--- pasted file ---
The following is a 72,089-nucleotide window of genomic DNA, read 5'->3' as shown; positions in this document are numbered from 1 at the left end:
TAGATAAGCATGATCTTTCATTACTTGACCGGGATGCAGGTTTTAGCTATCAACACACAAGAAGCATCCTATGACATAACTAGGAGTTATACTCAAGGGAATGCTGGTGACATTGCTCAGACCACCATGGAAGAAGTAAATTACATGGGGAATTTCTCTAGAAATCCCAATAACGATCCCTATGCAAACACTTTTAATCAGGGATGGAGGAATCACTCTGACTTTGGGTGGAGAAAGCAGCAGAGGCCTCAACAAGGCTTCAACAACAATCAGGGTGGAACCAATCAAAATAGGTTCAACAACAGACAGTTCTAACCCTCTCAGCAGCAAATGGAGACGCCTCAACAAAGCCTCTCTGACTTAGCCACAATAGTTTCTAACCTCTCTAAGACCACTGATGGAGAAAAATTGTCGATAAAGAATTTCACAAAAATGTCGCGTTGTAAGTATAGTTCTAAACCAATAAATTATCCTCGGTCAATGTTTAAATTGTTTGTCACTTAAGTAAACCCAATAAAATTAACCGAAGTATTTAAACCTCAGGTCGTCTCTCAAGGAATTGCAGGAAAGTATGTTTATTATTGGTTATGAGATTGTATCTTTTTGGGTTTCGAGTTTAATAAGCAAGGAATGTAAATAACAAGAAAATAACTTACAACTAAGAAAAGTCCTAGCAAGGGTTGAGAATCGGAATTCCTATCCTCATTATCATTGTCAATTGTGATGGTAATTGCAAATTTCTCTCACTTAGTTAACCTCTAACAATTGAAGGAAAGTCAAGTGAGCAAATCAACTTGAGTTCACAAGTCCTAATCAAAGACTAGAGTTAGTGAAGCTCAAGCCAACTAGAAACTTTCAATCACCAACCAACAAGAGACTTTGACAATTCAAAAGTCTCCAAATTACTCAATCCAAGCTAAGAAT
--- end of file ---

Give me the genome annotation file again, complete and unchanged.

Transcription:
The following is a 72,089-nucleotide window of genomic DNA, read 5'->3' as shown; positions in this document are numbered from 1 at the left end:
TAGATAAGCATGATCTTTCATTACTTGACCGGGATGCAGGTTTTAGCTATCAACACACAAGAAGCATCCTATGACATAACTAGGAGTTATACTCAAGGGAATGCTGGTGACATTGCTCAGACCACCATGGAAGAAGTAAATTACATGGGGAATTTCTCTAGAAATCCCAATAACGATCCCTATGCAAACACTTTTAATCAGGGATGGAGGAATCACTCTGACTTTGGGTGGAGAAAGCAGCAGAGGCCTCAACAAGGCTTCAACAACAATCAGGGTGGAACCAATCAAAATAGGTTCAACAACAGACAGTTCTAACCCTCTCAGCAGCAAATGGAGACGCCTCAACAAAGCCTCTCTGACTTAGCCACAATAGTTTCTAACCTCTCTAAGACCACTGATGGAGAAAAATTGTCGATAAAGAATTTCACAAAAATGTCGCGTTGTAAGTATAGTTCTAAACCAATAAATTATCCTCGGTCAATGTTTAAATTGTTTGTCACTTAAGTAAACCCAATAAAATTAACCGAAGTATTTAAACCTCAGGTCGTCTCTCAAGGAATTGCAGGAAAGTATGTTTATTATTGGTTATGAGATTGTATCTTTTTGGGTTTCGAGTTTAATAAGCAAGGAATGTAAATAACAAGAAAATAACTTACAACTAAGAAAAGTCCTAGCAAGGGTTGAGAATCGGAATTCCTATCCTCATTATCATTGTCAATTGTGATGGTAATTGCAAATTTCTCTCACTTAGTTAACCTCTAACAATTGAAGGAAAGTCAAGTGAGCAAATCAACTTGAGTTCACAAGTCCTAATCAAAGACTAGAGTTAGTGAAGCTCAAGCCAACTAGAAACTTTCAATCACCAACCAACAAGAGACTTTGACAATTCAAAAGTCTCCAAATTACTCAATCCAAGCTAAGAAT